You have a very good salary, but your bank account is low and your debt is never-ending. You live a house that has more bedrooms than people to inhabit them. You have a mortgage and a car loan and credit card debt. Are you happy? Are you free?
I’m not judging. When I was in my twenties, I lived way beyond my means. I was stressed about credit card debt, and while I always made the minimal payments, I wasn’t getting myself out of debt, because every month I’d make more purchases, just to feel good. Ha! Joke was on me. I worked in a bank (yes, me) and I hated it. But when I had a chance, a good chance to switch to a job at a college, in a field far more suited to me, I couldn’t do it. Because it paid slightly less and I couldn’t afford a lower salary – because I had debt.
In my thirties, I got married. I didn’t bring a lot of money to the marriage, but by then, I’d worked my way out of debt and was living more carefully. We bought a house and furniture. We had a mortgage that at first was daunting. But we managed, even paid a little extra each month. And as my salary increased, I began saving aggressively, trying to make up for the previous ten years when I squandered money easily.
By the time I hit my forties, I was earning a good salary. More importantly, I was saving a lot. My 401k grew substantially, and whenever my pay went up, my contribution to it went up as well.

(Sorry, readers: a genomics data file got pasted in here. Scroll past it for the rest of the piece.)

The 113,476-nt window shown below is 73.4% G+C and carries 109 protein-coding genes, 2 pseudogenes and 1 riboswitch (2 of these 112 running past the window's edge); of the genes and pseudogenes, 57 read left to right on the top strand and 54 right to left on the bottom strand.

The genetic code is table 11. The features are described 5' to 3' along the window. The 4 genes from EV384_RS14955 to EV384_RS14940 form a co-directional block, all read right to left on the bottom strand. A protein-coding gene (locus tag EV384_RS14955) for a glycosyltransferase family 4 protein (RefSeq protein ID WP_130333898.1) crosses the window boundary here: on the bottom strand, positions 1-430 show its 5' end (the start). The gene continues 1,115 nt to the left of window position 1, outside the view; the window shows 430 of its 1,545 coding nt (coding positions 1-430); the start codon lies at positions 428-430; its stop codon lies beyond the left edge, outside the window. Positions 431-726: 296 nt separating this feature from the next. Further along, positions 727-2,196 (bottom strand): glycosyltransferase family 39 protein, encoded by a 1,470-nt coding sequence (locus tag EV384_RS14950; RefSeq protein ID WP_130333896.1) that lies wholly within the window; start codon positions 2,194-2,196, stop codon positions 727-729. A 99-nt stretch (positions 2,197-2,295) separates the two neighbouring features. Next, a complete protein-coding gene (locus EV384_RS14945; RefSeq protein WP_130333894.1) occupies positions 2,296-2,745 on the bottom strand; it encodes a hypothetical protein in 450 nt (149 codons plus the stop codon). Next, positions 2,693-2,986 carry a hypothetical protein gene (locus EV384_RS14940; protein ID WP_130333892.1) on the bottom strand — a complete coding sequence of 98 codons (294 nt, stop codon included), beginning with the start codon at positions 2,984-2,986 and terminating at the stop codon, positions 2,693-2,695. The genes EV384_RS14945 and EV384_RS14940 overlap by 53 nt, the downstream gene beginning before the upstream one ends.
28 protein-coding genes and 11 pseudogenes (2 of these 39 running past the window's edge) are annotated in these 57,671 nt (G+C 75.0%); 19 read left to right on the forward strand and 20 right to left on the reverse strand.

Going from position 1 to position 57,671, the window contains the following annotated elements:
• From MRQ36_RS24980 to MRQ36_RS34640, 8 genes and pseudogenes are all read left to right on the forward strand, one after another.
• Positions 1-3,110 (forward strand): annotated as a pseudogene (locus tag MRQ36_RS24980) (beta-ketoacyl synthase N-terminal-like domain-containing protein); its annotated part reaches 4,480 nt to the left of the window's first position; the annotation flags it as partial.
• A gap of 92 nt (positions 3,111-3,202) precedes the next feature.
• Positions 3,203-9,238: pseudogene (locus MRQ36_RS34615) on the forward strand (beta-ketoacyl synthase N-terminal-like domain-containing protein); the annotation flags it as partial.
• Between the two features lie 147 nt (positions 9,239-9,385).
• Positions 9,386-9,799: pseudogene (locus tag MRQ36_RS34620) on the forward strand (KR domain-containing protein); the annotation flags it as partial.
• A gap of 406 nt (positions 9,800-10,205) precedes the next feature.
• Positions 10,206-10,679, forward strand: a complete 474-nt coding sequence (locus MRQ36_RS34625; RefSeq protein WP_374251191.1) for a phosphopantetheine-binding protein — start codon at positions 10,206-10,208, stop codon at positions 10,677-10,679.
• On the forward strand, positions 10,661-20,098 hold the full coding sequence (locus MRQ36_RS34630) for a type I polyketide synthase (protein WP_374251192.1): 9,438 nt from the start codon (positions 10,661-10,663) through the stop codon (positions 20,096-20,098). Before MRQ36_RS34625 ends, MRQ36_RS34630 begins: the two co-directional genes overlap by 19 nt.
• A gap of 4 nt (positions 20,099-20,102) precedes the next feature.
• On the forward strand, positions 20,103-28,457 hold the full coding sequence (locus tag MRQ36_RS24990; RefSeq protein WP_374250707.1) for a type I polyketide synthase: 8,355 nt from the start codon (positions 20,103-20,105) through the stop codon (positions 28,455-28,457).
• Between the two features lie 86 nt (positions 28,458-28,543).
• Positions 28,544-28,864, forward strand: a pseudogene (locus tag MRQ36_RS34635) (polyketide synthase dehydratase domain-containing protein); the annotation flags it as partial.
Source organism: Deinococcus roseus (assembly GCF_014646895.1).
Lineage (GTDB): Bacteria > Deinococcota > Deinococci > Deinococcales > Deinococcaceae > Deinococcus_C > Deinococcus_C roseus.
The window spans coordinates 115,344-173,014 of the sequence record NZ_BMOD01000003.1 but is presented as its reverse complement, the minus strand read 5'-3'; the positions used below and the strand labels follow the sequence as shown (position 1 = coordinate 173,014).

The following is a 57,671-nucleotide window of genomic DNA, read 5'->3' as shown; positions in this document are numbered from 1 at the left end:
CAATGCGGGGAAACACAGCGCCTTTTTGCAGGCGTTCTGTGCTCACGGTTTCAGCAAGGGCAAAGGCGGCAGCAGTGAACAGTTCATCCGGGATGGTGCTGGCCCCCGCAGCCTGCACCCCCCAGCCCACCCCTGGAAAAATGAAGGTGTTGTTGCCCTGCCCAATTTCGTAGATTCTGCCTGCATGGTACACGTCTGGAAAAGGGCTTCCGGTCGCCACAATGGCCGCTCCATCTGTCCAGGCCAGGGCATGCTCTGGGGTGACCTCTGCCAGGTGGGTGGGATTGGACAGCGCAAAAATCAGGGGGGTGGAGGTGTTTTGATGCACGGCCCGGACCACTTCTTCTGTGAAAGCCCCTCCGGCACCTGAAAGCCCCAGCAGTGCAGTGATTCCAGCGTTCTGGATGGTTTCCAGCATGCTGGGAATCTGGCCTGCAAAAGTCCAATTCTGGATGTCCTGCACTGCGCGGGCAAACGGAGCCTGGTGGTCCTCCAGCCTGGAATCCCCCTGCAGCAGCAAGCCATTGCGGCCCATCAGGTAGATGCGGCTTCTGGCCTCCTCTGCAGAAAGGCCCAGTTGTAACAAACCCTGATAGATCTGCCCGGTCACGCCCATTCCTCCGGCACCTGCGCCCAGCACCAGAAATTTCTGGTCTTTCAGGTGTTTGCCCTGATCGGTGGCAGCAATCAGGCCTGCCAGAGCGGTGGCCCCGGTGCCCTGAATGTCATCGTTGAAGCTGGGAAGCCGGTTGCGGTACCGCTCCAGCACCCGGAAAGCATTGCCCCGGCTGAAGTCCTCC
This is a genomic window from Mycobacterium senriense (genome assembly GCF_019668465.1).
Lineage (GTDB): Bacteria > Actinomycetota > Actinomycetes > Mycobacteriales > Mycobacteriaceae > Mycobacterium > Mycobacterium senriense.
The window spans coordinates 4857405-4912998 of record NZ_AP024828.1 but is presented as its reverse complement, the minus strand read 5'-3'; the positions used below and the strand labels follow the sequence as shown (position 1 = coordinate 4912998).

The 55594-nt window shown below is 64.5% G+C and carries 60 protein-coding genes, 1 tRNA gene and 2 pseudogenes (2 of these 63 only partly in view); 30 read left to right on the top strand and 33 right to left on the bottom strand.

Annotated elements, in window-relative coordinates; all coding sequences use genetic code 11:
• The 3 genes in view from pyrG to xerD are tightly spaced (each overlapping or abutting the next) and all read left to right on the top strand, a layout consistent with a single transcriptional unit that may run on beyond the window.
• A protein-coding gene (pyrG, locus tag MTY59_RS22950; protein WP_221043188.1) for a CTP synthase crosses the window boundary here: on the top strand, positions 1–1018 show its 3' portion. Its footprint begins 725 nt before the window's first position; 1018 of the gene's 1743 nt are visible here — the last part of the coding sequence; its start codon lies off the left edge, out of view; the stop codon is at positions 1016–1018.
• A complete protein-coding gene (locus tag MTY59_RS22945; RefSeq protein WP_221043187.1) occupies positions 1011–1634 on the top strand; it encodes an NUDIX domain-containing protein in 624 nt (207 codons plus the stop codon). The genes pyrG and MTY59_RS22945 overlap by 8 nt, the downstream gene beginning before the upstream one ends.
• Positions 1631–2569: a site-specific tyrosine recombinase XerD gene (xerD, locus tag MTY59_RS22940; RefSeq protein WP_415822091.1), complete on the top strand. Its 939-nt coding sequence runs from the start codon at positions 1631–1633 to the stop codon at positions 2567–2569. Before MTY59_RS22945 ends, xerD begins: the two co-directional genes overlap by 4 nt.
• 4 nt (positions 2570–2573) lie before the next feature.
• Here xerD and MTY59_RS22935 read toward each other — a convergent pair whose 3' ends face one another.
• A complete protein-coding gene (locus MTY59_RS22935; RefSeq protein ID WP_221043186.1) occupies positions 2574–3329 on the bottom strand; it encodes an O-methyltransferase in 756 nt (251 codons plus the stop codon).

I quit that lucrative job in my fifties. It was making me sick, and I didn’t want to have a heart attack or a stroke. I started writing novels, and while I probably won’t ever get rich from writing, I’m doing something I love. We’ve never had credit card debt, and I’ve found that we need so much less than I used to think.
Joshua Fields Millburn, who is one half of The Minimalists (with Ryan Nicodemus) says this: “Minimalism is a lifestyle that helps people question what things add value to their lives. By clearing the clutter from life’s path, we can all make room for the most important aspects of life: health, relationships, passion, growth, and contribution.”
Look, my clutter isn’t your clutter. Each of us has to take stock of what we have, and what we can live without. But by clearing our the excess, the stuff that doesn’t bring you happiness, you will find space for the more important things.